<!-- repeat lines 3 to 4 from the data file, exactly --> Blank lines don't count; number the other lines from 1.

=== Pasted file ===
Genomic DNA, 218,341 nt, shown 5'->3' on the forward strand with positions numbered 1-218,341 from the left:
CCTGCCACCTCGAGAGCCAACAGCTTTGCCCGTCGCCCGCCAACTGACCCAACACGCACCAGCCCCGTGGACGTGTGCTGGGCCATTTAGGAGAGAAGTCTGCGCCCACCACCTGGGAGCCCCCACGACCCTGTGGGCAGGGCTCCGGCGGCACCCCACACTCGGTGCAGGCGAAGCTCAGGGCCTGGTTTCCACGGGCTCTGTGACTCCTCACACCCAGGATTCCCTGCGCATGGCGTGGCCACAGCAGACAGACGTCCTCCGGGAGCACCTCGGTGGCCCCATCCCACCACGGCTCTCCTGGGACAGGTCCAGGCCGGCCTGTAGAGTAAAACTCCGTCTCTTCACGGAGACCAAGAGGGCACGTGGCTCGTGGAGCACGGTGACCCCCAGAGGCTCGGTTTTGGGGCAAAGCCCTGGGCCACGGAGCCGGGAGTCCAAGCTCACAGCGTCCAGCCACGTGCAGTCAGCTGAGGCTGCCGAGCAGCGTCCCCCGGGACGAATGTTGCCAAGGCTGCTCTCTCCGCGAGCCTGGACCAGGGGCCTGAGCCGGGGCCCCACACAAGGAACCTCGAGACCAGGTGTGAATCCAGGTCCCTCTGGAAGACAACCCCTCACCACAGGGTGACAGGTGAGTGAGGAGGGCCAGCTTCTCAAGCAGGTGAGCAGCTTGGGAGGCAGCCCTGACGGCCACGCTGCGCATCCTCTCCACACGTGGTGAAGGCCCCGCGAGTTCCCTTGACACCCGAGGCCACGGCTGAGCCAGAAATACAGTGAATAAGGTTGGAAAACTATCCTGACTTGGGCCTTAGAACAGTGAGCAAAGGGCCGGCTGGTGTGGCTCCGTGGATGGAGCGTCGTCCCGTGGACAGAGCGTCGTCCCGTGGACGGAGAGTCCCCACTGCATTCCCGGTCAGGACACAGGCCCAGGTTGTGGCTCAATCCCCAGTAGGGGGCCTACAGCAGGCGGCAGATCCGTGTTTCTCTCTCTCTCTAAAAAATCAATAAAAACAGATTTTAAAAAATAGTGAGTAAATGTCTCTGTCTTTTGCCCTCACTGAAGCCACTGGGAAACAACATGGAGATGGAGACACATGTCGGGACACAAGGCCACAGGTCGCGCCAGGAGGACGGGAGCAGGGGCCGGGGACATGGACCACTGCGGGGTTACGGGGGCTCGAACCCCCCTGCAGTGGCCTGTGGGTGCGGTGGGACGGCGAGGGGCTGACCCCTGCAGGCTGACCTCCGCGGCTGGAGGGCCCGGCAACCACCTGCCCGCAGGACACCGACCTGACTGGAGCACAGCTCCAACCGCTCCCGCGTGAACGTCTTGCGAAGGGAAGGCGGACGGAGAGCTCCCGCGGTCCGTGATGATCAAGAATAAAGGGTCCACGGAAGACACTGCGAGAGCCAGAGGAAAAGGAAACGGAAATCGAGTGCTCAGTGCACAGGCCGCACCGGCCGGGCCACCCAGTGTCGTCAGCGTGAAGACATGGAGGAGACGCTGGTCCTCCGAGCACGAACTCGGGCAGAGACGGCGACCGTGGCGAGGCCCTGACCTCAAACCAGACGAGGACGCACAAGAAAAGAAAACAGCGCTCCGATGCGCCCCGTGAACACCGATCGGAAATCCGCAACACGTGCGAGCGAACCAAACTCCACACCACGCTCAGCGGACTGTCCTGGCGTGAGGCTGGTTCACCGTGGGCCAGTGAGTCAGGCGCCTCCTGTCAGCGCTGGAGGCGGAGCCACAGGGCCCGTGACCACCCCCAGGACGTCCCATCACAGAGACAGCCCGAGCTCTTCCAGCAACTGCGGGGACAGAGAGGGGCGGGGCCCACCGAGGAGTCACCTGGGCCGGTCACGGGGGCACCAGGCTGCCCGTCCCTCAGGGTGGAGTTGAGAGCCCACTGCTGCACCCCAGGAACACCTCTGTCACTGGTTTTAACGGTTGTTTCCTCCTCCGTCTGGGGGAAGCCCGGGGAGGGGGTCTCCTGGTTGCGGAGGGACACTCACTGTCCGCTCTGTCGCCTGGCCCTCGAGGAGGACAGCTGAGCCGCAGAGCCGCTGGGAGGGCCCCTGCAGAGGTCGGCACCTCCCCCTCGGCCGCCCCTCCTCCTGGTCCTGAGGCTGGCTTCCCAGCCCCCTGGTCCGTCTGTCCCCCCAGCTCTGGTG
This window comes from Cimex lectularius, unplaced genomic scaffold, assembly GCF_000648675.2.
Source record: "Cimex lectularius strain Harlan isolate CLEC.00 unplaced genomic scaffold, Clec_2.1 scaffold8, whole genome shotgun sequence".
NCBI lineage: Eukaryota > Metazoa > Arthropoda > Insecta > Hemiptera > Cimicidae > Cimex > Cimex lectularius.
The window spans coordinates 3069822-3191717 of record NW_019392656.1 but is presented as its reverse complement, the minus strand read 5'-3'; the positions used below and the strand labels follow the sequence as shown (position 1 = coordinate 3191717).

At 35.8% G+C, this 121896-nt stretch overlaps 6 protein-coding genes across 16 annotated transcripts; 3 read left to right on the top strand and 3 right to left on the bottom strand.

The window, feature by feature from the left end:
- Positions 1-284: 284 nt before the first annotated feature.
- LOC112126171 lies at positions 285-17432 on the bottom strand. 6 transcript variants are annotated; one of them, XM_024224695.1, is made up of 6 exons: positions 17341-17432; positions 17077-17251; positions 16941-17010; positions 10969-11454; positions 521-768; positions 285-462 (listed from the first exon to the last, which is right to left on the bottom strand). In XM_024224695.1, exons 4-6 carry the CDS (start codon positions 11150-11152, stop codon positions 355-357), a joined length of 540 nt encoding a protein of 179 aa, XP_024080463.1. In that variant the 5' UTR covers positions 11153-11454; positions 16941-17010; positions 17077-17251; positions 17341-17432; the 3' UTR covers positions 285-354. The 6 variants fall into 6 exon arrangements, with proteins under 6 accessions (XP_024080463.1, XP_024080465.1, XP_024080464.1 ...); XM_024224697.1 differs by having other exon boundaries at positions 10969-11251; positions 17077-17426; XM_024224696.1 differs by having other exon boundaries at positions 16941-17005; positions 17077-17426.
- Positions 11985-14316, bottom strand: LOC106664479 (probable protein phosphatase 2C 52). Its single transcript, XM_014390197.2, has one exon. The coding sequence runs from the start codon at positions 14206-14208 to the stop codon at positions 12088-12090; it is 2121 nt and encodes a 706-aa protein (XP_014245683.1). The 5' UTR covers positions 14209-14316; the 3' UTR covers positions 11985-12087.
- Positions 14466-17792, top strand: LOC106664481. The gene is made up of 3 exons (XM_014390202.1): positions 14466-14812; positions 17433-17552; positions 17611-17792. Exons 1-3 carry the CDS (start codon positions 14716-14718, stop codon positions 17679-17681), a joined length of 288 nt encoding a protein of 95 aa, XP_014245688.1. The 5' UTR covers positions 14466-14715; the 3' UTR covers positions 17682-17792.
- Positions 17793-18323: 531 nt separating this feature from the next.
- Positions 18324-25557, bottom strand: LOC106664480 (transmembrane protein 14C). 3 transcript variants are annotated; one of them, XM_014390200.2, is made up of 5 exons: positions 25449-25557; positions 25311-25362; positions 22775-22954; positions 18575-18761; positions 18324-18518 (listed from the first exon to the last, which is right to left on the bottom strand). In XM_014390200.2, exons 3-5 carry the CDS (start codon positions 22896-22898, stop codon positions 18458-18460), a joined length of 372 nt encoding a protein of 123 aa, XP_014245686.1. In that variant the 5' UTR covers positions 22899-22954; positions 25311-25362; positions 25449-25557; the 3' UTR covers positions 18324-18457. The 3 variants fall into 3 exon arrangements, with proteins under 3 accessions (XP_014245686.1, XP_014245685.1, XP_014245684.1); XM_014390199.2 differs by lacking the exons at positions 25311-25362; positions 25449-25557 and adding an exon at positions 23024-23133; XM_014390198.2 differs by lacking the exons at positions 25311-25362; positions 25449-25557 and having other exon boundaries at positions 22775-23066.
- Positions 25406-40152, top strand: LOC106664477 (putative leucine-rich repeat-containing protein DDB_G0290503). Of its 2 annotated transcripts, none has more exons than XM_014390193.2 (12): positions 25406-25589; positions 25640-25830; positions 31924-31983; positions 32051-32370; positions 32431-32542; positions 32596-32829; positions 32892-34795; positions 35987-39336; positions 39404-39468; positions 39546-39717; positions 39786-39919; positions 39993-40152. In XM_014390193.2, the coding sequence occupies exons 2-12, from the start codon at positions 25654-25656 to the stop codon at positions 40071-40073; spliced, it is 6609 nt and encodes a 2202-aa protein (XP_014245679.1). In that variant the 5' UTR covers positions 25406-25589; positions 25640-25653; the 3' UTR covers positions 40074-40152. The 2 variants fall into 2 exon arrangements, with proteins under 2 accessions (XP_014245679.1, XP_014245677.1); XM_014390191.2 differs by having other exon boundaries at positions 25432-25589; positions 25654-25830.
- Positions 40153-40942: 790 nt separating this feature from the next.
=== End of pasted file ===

This window comes from Cimex lectularius, unplaced genomic scaffold, assembly GCF_000648675.2.
Source record: "Cimex lectularius strain Harlan isolate CLEC.00 unplaced genomic scaffold, Clec_2.1 scaffold8, whole genome shotgun sequence".